He seems almost out of place. Pete Rose still sounds like the brash guy who became the all-time hits leader back in the mid-80s. Far less politically correct that most athletes–or even former athletes.
Does what he wants. Says what he wants. For a guy who spent time in the pokey and been in plenty of other trouble, he's not shy. Thanks to a legion of fans who still see him as the hit king, he probably does a lot better than most of us when the checks are cashed.
I really do believe his story about signing the "Sorry I bet" baseballs for some guys he knew in the memorabilia business. "Hey Pete…sign these balls and we'll stick 'em away for 10 or 20 years. They'll be worth a fortune!" It sounds like the kind of thing Rose would do. I have no idea how 30 of them wound up in Barry Halper's family. But out they came. And then, as always, Rose took a pounding from the media and some parts of the public.
The stories weren't always accurate. FoxSports.com and several other news outlets who should know better wrote that Robert Edward Auctions was "sellling" the balls for $1,000 each. Not true. But in today's world of instant news, once a major outlet reports it that way, so do several others who take it at face value without actually checking.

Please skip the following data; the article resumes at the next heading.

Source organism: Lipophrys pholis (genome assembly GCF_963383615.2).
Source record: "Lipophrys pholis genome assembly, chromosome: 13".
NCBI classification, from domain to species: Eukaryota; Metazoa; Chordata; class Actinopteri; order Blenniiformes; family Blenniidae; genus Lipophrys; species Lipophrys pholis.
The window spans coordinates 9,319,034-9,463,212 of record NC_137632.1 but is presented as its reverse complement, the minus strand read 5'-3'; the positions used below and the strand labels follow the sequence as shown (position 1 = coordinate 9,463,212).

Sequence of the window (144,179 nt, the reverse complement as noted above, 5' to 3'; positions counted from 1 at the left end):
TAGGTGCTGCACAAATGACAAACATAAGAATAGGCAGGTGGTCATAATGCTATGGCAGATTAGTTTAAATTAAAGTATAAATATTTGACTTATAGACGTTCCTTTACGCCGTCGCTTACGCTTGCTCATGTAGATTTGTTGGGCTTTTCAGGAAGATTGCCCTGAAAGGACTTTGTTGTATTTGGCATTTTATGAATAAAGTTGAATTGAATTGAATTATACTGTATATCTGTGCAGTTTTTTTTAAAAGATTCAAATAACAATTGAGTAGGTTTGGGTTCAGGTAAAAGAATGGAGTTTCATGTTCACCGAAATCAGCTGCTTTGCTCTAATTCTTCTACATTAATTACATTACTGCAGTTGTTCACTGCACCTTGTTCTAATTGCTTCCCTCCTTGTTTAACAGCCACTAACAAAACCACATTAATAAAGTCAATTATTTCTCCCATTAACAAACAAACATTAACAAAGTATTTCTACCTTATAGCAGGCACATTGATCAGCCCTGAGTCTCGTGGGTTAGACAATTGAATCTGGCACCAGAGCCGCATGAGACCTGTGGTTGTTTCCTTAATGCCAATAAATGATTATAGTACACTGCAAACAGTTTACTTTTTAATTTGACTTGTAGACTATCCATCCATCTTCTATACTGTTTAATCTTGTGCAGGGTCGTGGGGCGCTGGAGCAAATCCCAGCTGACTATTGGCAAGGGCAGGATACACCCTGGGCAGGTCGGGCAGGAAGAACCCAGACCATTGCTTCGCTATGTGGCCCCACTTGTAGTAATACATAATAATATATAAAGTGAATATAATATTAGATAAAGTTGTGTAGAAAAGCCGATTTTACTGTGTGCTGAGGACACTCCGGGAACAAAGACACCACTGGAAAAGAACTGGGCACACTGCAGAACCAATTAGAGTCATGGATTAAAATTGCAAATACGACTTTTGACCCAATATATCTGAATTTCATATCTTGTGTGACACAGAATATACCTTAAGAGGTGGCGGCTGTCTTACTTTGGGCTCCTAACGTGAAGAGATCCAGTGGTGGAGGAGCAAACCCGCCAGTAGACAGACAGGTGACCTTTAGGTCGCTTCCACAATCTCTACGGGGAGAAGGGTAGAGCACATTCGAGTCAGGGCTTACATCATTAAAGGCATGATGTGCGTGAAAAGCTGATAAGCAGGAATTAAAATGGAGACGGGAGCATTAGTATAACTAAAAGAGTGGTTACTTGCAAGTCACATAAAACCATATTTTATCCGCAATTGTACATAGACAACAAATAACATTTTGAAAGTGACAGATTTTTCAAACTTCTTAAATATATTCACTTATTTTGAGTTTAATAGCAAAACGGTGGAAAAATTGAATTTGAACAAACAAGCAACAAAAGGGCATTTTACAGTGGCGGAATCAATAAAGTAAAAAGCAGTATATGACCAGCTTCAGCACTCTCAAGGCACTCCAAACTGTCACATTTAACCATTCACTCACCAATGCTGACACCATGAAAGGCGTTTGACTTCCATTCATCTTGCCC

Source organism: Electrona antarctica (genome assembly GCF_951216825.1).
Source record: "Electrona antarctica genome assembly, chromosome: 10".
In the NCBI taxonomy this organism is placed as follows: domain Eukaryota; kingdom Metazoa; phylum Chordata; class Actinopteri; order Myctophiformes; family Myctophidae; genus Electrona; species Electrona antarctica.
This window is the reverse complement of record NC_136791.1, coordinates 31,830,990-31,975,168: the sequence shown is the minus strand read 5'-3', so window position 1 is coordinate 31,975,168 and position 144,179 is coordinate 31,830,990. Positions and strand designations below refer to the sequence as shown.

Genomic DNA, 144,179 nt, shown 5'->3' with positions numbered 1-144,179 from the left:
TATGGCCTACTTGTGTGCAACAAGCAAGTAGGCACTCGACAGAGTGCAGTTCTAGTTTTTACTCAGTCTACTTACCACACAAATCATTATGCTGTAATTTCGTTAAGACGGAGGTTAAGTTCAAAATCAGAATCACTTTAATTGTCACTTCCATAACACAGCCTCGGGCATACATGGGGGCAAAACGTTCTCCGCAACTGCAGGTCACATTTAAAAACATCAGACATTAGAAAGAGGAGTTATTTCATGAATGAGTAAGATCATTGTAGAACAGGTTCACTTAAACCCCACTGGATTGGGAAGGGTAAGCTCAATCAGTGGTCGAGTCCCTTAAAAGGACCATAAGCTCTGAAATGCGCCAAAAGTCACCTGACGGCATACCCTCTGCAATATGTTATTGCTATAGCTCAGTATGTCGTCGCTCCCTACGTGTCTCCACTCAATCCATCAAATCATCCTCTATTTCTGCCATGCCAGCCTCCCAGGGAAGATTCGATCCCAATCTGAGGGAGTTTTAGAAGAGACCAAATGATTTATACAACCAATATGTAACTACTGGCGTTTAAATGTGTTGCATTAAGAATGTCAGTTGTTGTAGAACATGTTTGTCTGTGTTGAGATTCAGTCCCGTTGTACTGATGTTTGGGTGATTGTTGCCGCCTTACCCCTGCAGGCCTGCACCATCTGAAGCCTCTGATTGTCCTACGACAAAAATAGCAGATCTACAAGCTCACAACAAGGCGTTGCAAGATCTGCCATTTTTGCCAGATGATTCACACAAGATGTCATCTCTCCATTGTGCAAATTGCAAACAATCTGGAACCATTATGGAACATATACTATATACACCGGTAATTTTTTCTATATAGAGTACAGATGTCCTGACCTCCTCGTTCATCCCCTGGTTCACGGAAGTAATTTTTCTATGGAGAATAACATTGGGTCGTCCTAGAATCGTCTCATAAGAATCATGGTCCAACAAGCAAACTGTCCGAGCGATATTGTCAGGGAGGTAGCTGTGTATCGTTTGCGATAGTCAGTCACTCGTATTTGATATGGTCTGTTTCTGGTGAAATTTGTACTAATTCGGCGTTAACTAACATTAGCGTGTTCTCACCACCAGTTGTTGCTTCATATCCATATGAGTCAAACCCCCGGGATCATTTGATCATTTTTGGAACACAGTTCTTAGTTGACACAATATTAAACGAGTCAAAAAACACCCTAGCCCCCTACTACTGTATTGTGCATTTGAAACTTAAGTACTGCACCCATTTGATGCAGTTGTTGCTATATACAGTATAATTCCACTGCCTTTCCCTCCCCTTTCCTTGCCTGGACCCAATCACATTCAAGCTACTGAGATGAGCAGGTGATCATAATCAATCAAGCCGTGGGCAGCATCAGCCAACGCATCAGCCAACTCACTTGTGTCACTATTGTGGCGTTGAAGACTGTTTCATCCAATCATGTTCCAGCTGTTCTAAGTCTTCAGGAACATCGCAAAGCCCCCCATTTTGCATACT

The critics said Rose was flaunting his banishment for a quick buck. And now that he's come out and said he'll sign that inscription for anyone willing to fork over $300, he can't defend himself from that charge. Pete has always been a hustler when it comes to his memorabilia. To him, it's not much about the memories. It's more about the money. There's no law against it I guess.
Yet I can't help but wonder "what if" when it comes to this guy. He had his detractors, some of them in the Reds' clubhouse, but there was nobody like Pete Rose twenty years ago. We sometimes forget how popular he really was. Even with a few rough edges, he was still a giant reason to love baseball. As much as has been revealed about his love of money, Rose probably would have played for nothing. If he hadn't gotten mixed up with some bookies and paid his taxes, he could have been possibly the most popular player of all-time. If he'd retired after a few years managing the Reds, he could have been a guy who'd make millions just being himself. Card shows, public appearances, endorsements, maybe the occasional broadcasting spot. Probably giving the current players a needle once in awhile. Just a baseball guy with a strong opinion who treated his fans well and came to Cooperstown every summer as one of the most popular Hall of Famers ever.
Instead, he sits in Las Vegas signing baseballs in the manner of a naughty schoolkid writing "I will not" 50 times on the blackboard and doesn't really seem to mind a bit as long as he's paid well. Sad.